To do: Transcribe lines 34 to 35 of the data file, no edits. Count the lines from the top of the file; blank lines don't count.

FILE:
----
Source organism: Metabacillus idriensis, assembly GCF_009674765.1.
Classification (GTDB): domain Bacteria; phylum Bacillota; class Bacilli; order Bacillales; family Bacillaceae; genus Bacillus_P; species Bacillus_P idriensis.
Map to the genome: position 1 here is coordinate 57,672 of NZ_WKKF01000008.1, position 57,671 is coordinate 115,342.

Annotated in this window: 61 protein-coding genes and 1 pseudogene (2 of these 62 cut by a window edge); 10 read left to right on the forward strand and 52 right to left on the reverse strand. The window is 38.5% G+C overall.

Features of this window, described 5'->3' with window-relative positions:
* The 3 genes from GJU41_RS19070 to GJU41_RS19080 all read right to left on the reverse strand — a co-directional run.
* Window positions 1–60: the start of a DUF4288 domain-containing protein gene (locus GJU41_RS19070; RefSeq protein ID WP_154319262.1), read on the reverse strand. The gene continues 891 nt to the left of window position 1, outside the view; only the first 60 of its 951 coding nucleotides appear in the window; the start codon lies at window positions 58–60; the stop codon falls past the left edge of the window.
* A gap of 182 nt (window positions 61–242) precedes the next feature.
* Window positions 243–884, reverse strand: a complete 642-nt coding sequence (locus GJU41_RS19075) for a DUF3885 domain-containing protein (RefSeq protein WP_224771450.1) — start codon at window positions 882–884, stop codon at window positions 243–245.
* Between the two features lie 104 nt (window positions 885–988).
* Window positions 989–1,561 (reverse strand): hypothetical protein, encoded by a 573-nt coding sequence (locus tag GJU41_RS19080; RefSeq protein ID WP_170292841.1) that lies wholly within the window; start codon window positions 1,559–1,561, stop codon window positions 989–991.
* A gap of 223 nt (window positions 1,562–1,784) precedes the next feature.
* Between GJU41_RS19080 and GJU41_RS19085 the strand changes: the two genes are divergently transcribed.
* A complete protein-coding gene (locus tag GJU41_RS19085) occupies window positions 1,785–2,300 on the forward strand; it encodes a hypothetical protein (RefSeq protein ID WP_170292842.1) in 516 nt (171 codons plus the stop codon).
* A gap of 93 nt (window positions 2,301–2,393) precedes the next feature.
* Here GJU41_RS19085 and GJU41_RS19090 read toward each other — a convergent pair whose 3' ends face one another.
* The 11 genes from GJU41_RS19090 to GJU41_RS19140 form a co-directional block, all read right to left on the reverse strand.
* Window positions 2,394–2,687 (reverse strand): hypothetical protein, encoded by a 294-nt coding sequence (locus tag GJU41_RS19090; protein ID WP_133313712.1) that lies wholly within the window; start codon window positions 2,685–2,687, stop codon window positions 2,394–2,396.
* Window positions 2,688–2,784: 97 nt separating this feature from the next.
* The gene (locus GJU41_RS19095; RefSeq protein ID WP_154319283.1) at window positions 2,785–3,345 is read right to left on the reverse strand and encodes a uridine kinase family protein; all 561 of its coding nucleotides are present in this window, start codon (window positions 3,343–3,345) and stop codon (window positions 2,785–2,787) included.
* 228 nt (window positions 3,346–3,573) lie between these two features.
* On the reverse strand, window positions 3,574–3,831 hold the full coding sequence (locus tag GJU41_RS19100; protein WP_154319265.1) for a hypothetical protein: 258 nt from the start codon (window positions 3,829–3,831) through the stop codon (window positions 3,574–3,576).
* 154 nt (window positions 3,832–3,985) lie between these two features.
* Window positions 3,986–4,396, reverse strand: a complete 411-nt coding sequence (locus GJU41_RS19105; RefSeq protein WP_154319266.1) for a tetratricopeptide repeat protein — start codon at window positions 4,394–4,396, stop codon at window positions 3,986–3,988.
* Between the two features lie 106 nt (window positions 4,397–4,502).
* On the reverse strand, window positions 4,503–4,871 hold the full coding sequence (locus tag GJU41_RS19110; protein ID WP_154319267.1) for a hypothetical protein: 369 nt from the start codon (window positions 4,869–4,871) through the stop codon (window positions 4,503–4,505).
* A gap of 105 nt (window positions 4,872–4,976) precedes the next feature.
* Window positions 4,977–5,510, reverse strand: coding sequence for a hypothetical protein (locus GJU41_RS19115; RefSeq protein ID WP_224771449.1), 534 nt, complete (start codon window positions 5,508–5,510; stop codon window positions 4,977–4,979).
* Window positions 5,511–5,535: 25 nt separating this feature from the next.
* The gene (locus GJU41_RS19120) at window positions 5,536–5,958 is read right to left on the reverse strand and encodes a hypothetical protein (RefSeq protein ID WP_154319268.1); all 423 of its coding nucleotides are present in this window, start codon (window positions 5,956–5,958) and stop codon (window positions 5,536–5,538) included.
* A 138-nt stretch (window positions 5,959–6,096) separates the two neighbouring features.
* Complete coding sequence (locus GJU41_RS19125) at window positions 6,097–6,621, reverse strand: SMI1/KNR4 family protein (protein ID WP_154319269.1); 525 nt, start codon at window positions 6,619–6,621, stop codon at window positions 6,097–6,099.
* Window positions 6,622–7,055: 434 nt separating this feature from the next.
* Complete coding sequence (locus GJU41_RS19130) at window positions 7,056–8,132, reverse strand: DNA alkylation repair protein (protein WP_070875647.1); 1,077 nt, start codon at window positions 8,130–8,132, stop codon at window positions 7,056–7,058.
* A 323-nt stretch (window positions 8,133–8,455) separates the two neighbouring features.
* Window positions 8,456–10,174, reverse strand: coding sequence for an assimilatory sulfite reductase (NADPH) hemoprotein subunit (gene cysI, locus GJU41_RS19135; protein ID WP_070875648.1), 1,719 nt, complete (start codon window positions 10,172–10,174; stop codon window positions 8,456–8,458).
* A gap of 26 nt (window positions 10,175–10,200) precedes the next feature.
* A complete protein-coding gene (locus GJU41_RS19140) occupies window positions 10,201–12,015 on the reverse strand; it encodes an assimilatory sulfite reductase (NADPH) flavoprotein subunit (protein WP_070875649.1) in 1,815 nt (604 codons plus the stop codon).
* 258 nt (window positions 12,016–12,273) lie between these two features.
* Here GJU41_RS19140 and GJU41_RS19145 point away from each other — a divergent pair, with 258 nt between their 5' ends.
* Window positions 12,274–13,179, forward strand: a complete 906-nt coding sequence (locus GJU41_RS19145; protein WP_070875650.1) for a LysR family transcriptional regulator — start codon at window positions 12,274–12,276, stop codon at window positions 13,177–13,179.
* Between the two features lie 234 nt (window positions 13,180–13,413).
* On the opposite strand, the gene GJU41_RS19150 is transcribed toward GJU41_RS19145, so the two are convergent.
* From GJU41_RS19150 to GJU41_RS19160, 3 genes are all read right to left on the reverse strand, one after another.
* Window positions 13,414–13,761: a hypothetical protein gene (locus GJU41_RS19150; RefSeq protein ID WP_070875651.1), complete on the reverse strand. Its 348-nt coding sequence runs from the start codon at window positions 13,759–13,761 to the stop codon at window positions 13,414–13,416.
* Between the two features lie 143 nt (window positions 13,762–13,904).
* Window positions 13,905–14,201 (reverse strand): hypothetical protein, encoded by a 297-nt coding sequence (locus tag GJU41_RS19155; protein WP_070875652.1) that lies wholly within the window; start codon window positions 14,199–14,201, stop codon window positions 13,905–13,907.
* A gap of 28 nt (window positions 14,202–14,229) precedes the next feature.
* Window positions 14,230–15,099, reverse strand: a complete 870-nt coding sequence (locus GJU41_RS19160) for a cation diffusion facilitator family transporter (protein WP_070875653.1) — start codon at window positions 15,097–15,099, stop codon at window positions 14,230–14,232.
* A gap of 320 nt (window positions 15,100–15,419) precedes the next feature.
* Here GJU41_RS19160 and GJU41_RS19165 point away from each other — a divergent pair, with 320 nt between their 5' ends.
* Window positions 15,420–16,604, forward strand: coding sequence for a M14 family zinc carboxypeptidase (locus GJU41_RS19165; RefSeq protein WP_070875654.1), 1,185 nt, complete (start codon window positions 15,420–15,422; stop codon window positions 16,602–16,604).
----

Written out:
* Complete coding sequence (locus GJU41_RS19130) at window positions 7,056–8,132, reverse strand: DNA alkylation repair protein (protein WP_070875647.1); 1,077 nt, start codon at window positions 8,130–8,132, stop codon at window positions 7,056–7,058.
* A 323-nt stretch (window positions 8,133–8,455) separates the two neighbouring features.